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Is All Lives Matter a legitimate protest for equality? Show more Show less
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In 2013 policeman George Zimmerman was acquitted of murder, after shooting black teenager Trayvon Martin to death. Many saw this as an example of racially motivated police brutality, and symptomatic of wider racial prejudices in the West. As public outrage grew, "Black Lives Matter" (BLM) became a rallying cry across the internet to protest against these injustices. The "All Lives Matter" (ALM) movement mobilised in response, seeing BLM as an affront to non-black rights. This has divided people. ALM argues that achieving an equal society requires inclusivity, and that focusing only on black lives is misleading and offensive to non-blacks. Meanwhile, their critics see the ALM movement as proof that black lives remain unequal. It is regarded as a problematic campaign. One that gives non-blacks license to distract from the uneven levels of inequality and prejudice faced by black people, and undermine their cause. With public figures including Richard Sherman , Ben Carson and Tim Scott active supporters of All Lives Matter, is it a legitimate protest for equality? Or does this campaign only deepen existing prejudice?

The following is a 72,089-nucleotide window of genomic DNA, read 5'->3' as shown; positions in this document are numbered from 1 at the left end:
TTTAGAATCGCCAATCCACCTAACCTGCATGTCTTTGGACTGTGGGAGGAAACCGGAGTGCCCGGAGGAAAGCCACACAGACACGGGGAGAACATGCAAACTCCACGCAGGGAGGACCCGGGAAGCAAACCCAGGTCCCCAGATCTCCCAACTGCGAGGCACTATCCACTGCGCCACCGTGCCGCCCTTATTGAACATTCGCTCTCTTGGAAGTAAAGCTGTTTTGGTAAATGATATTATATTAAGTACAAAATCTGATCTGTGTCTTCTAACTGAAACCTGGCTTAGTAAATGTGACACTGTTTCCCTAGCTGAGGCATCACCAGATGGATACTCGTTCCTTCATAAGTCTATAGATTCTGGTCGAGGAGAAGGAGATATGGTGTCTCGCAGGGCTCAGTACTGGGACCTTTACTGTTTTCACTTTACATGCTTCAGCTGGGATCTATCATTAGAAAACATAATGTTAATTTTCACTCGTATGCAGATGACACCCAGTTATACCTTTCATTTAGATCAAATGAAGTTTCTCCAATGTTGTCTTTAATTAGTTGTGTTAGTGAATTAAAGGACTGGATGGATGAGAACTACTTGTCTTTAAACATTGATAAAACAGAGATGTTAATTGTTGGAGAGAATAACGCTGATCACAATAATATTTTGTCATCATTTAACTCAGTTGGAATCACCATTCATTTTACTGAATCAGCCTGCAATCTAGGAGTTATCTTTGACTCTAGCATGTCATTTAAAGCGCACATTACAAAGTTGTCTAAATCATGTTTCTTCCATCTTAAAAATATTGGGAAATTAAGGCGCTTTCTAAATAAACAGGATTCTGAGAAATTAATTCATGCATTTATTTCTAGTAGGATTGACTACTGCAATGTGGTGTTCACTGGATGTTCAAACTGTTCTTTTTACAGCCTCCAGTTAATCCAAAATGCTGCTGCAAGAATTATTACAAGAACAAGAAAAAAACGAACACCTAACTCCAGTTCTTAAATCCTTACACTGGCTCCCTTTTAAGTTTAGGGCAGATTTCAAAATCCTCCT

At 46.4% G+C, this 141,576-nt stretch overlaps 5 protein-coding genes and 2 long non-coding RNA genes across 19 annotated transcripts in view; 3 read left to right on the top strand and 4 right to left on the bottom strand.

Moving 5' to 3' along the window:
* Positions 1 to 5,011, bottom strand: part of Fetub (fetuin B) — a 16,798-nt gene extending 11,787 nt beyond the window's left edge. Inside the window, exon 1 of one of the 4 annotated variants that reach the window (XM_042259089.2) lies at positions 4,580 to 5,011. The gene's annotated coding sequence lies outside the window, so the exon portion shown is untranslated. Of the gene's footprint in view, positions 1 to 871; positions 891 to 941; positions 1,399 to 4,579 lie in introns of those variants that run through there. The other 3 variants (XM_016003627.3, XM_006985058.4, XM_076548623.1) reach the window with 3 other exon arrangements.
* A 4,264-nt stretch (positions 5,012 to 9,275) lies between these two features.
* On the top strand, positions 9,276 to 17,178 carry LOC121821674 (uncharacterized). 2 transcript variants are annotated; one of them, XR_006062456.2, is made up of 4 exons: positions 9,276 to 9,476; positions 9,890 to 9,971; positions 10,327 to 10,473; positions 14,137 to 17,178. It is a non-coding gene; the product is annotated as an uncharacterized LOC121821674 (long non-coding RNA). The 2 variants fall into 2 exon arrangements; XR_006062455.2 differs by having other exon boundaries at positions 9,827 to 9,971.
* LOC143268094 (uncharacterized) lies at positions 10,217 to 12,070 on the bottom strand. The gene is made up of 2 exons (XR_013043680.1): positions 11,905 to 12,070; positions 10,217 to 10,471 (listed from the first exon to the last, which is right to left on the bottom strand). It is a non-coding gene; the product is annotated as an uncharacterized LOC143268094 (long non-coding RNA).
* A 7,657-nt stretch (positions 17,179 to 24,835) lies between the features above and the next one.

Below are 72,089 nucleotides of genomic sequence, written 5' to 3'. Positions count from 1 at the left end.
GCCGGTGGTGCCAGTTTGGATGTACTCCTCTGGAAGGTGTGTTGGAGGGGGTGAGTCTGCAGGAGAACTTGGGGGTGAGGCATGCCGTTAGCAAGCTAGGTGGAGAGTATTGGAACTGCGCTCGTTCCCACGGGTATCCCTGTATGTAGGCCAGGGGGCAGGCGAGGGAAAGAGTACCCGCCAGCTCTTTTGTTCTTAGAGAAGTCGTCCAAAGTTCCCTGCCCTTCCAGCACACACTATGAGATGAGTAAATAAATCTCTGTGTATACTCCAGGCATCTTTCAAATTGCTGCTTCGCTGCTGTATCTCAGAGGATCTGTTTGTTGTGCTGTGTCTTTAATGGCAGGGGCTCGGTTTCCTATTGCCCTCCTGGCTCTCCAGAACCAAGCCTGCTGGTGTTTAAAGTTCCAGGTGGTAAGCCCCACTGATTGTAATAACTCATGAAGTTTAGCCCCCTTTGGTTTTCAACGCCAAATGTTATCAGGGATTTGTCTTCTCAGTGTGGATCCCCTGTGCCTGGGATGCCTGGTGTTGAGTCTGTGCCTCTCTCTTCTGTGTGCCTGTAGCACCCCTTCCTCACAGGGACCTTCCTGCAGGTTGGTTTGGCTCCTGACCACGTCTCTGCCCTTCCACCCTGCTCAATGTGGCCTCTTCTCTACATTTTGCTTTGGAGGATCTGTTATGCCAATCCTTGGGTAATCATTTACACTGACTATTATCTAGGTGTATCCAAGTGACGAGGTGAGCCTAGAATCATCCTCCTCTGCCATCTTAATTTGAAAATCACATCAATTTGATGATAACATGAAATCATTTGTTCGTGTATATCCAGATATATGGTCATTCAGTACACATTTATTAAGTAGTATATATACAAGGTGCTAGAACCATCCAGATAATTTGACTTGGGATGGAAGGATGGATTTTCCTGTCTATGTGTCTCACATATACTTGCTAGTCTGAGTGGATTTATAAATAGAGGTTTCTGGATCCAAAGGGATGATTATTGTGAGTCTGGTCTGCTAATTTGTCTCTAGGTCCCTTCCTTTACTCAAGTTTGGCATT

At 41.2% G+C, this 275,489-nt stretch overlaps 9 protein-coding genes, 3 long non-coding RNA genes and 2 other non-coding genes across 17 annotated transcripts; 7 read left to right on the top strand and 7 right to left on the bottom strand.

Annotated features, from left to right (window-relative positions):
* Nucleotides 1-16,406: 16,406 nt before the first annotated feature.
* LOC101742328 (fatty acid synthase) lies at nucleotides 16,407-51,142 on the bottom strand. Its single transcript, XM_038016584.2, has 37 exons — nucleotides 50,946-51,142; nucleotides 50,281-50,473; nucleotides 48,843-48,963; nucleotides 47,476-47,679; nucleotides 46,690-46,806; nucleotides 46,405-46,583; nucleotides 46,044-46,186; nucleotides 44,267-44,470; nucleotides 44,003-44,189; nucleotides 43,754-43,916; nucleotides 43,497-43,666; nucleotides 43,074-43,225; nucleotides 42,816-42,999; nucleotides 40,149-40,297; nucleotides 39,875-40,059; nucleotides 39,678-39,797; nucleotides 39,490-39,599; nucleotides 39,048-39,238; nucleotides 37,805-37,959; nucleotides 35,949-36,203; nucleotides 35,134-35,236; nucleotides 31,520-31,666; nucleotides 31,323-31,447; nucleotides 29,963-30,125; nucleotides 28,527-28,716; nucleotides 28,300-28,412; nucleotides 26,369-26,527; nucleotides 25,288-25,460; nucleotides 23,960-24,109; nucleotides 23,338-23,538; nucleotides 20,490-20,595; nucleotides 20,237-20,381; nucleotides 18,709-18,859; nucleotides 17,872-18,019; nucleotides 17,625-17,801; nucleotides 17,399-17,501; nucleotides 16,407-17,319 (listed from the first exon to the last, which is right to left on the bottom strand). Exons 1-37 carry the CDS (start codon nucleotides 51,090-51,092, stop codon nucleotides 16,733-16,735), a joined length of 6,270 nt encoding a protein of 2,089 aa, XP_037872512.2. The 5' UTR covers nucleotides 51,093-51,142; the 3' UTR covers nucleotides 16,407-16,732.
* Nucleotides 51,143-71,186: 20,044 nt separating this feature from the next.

No, All Lives Matter is not a legitimate protest for equality Show more Show less

All Lives Matter is a movement to distract attention from inequalities faced by blacks. As UC Irvine Anthropology Professor Theo Goldberg explains: "The universalizing politics of “All lives matter” is one of racial dismissal, ignoring, and denial."
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All Lives Matter fails to acknowledge that all lives are not equal

All Lives matter is problematic because it considers all lives equal. As countless examples of institutional racism show, this is not the case, and therefore, the movement is based on a false assumption.
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This page was last edited on Monday, 3 Aug 2020 at 11:07 UTC

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